So the combination of many-core supercomputers, data-at-rest analytics, and data-in-motion analytics at the peta-scale is where the leading edge is at today.

John - So with the data-in-motion stream analytics is not one limitied by the performance of the front end dispatcher which looks at the event in the stream and then decides where to pass it? If the stream keeps doubling will not that component eventually choke?

Sam - Everything is bound by the ingestion rate. However, the data is not always coming in on the same pipe. Here you are getting into one of the key architectural issues... the system interconnect. In most data centers today use a 1Ge or 10Ge inter-connect bandwidth. This becomes a bottleneck, especially when you are trying to move hundreds of terabytes of data all around the data center.

John - So as much as we hold Google up as a massive computing system with its exabytes of storage and its zillions of processors, it is dealing with a very parallel problem, with all the search queries coming in over different communications infrastructure to different data centers dealing with random data sets. Compare this to a weather forecasting application that can reduce the problem to separate cells  for parallel operation but must assemble all these results to produce the forecast.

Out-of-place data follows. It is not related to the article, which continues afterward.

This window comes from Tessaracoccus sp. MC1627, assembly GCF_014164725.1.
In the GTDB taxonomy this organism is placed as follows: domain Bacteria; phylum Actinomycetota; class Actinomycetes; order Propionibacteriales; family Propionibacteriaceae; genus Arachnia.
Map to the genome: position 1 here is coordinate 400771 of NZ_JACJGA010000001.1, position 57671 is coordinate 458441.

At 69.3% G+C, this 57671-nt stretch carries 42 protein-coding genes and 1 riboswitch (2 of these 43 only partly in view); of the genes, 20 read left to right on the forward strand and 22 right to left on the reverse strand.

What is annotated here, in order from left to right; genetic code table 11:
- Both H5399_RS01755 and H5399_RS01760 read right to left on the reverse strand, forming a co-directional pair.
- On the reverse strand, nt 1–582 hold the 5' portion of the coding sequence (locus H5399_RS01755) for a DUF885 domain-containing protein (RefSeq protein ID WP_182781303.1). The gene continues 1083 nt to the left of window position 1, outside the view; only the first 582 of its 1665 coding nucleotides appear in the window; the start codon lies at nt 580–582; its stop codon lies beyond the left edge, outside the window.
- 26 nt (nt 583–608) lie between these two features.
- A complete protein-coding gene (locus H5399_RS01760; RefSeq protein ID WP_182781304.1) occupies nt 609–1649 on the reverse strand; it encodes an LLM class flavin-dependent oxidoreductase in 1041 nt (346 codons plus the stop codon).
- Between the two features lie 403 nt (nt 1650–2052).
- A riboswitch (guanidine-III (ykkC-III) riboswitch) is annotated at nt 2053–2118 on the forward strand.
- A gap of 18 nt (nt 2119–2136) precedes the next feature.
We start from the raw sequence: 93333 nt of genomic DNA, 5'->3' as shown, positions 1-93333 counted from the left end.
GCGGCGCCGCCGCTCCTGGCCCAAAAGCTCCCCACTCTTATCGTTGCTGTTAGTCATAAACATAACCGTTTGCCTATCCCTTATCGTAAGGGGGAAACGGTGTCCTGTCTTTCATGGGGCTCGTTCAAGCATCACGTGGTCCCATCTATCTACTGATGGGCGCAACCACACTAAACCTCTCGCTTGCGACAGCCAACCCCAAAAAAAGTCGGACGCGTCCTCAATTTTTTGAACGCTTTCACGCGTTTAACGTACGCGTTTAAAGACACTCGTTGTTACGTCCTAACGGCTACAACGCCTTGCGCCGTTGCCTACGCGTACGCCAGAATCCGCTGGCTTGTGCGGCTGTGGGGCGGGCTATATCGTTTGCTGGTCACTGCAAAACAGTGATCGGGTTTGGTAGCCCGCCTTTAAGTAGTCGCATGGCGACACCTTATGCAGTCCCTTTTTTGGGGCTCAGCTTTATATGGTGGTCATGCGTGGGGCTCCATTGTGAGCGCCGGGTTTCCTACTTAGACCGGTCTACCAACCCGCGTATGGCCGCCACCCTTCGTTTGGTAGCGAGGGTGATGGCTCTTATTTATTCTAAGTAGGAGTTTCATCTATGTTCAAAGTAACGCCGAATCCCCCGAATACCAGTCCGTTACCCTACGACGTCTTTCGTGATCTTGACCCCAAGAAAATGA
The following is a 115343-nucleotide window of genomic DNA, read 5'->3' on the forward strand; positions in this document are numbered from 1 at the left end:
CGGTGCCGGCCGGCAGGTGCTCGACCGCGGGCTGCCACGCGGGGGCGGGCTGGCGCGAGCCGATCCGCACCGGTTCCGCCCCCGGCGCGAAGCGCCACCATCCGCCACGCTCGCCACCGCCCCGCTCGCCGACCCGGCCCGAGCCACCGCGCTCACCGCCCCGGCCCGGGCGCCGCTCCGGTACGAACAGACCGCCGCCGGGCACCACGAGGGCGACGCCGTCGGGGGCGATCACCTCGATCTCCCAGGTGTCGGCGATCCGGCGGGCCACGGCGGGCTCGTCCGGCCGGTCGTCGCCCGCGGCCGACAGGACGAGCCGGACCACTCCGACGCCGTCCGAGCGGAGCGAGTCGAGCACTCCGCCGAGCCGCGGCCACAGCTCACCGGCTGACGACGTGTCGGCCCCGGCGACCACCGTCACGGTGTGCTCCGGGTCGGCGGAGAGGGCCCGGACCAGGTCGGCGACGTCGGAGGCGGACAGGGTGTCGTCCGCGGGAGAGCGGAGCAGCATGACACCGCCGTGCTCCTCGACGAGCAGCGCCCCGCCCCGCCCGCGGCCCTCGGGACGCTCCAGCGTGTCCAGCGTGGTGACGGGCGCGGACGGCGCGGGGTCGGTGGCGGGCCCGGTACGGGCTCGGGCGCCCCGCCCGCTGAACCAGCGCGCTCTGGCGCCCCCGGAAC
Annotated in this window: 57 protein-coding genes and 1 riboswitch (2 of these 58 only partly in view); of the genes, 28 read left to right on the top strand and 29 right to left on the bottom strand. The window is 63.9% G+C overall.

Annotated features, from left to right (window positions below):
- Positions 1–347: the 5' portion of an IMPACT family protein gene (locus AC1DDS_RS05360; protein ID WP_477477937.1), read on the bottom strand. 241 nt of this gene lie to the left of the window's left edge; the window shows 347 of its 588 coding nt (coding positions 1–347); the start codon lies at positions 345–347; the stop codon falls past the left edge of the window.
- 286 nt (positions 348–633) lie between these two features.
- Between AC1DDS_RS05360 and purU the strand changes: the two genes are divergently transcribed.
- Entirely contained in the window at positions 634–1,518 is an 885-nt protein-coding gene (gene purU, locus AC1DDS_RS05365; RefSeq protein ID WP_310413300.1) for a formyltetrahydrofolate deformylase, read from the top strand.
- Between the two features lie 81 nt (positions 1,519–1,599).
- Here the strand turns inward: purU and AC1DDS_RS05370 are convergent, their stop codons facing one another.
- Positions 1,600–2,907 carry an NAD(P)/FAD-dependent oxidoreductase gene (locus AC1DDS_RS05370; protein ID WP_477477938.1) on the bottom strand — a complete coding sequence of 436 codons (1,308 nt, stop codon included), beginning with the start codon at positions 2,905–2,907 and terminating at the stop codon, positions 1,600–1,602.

Sam - The most difficult parallel computing problems are the ones that require frequent synchronization of the data and application state. This puts a severe strain on I/O, shared resources, locking of data, etc. 
At the end of the day the last bastion we have for performance improvements is in reducing the latency in the system. And to reduce end-to-end latency, we must increase the density of the system. Traditional chip density has just about reached its limit because of thermal issues (There has been some work at IBM Zurich that could shrink a supercomputer to the size of a sugar cube). Beyond increasing chip density there has been a growth in the number of cores, then the number of blades in a rack, and the number of racks in a data center, and the number of data centers that can be shared for a common problem. While each tier of computing increases the computing power enormously, the trade-off is that the interconnect latency increases significantly and eventually halts further improvement in overall system performance.